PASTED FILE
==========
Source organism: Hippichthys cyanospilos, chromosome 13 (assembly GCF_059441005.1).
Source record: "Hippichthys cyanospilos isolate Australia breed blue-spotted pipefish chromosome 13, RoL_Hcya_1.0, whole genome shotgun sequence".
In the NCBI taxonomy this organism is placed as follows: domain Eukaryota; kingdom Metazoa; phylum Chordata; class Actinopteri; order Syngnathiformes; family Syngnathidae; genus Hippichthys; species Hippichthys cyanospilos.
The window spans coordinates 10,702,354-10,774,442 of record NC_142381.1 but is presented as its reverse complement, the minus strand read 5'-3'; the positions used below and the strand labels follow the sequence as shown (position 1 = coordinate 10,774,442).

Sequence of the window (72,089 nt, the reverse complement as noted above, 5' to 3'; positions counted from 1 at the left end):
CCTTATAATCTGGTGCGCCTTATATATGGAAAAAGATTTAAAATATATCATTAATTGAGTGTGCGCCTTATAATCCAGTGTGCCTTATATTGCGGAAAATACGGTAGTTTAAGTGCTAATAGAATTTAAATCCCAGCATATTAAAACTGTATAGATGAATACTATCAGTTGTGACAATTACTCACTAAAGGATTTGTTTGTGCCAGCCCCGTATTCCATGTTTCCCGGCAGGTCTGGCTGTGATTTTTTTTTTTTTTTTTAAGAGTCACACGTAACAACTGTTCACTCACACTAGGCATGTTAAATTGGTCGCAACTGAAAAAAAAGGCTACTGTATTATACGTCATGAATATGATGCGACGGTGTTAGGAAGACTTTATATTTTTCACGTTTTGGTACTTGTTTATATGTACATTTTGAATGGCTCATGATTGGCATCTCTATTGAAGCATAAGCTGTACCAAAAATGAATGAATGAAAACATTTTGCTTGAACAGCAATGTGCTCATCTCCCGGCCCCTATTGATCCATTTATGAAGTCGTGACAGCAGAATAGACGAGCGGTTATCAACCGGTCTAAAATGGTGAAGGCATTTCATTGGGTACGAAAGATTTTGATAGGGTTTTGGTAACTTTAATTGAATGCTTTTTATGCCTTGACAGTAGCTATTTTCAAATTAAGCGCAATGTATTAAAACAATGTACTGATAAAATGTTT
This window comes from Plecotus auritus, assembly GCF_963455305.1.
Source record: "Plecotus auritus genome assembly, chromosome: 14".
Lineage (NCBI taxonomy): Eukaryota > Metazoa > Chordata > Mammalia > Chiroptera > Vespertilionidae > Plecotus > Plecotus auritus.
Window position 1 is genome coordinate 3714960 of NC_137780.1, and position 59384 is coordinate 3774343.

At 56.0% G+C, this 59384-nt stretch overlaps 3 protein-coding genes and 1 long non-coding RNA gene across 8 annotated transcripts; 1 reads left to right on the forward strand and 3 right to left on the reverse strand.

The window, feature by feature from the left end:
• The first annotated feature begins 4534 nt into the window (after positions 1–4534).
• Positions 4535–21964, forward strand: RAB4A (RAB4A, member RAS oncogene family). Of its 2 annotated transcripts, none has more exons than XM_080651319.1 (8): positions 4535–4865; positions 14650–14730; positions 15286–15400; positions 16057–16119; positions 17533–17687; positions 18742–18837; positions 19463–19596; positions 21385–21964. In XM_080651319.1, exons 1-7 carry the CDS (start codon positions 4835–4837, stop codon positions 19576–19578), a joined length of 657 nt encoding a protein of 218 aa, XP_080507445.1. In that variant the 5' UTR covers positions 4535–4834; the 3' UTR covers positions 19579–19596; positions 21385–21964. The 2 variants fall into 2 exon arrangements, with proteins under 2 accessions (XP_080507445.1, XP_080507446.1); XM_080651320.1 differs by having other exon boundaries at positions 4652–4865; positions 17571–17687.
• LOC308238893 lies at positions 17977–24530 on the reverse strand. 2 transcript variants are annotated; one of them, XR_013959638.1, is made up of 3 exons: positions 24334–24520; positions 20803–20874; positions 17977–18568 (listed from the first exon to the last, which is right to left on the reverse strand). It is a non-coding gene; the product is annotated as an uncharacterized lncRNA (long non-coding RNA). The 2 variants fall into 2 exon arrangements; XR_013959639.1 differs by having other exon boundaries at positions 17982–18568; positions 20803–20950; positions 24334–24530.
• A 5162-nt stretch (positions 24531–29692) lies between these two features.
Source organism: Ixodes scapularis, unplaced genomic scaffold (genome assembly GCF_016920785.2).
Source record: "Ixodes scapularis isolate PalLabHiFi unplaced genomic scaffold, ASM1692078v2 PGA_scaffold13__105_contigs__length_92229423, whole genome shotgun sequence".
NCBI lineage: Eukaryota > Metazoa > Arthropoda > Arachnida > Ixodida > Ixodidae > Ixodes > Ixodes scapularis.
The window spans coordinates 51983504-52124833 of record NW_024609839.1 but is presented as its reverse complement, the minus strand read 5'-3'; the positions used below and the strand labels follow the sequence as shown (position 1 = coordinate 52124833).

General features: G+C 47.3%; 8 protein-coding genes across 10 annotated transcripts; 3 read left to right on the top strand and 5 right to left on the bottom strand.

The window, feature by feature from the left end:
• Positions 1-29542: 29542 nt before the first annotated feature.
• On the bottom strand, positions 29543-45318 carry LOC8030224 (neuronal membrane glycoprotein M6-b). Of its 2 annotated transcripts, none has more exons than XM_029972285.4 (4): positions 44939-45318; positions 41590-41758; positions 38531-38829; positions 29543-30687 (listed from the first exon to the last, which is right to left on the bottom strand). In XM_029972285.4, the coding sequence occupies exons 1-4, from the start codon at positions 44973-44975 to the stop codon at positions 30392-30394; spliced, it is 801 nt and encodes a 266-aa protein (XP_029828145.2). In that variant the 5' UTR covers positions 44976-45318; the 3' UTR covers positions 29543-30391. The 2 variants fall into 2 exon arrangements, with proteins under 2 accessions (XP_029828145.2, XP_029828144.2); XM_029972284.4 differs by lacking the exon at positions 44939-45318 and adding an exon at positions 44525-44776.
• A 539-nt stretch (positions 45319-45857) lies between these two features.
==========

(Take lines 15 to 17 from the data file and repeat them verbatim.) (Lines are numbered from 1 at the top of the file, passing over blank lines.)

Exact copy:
• LOC308238893 lies at positions 17977–24530 on the reverse strand. 2 transcript variants are annotated; one of them, XR_013959638.1, is made up of 3 exons: positions 24334–24520; positions 20803–20874; positions 17977–18568 (listed from the first exon to the last, which is right to left on the reverse strand). It is a non-coding gene; the product is annotated as an uncharacterized lncRNA (long non-coding RNA). The 2 variants fall into 2 exon arrangements; XR_013959639.1 differs by having other exon boundaries at positions 17982–18568; positions 20803–20950; positions 24334–24530.
• A 5162-nt stretch (positions 24531–29692) lies between these two features.
Source organism: Ixodes scapularis, unplaced genomic scaffold (genome assembly GCF_016920785.2).